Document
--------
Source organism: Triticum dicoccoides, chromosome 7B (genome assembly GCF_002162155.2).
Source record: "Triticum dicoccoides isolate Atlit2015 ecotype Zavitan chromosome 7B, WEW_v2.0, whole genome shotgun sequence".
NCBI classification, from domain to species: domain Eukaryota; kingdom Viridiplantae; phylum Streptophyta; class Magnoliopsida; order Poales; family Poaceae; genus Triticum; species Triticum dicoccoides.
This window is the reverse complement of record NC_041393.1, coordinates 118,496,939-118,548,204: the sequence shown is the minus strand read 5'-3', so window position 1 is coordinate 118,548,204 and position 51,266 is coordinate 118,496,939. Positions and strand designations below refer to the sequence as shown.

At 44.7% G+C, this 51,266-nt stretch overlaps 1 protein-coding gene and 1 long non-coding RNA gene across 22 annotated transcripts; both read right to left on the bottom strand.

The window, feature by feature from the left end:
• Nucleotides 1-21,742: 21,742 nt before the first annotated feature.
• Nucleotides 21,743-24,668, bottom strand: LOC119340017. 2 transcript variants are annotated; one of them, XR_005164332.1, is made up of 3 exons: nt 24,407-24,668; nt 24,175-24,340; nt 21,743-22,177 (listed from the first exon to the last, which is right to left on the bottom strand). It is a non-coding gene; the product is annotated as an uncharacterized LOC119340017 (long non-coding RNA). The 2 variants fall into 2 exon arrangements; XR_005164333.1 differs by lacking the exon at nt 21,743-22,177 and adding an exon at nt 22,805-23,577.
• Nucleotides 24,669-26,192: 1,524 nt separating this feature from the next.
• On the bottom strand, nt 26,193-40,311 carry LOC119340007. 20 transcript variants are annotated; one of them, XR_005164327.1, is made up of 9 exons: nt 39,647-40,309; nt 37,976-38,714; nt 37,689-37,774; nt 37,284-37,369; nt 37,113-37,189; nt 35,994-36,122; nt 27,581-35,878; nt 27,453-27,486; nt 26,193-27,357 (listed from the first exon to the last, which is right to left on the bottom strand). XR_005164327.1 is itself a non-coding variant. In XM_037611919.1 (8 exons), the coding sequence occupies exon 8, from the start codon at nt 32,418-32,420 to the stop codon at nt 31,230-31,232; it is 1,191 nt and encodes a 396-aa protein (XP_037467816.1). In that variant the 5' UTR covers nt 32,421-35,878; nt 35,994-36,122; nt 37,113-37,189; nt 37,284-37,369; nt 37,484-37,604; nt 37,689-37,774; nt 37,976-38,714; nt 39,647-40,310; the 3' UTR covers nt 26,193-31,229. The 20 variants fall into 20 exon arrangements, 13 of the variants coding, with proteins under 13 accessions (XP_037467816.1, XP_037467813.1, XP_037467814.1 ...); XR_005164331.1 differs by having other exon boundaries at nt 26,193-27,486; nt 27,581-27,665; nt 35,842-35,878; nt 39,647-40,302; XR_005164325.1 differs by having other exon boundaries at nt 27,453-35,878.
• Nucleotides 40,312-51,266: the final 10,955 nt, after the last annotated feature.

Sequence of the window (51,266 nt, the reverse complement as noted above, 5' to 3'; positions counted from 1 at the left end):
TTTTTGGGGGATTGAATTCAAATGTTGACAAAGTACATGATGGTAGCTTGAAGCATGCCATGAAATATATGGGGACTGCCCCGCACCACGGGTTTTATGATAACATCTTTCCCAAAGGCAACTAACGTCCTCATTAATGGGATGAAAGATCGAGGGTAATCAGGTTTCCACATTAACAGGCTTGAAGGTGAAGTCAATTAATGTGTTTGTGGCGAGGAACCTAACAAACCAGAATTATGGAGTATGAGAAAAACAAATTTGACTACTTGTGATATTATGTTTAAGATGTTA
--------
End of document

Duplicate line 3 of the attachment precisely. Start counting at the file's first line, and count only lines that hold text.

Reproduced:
NCBI classification, from domain to species: domain Eukaryota; kingdom Viridiplantae; phylum Streptophyta; class Magnoliopsida; order Poales; family Poaceae; genus Triticum; species Triticum dicoccoides.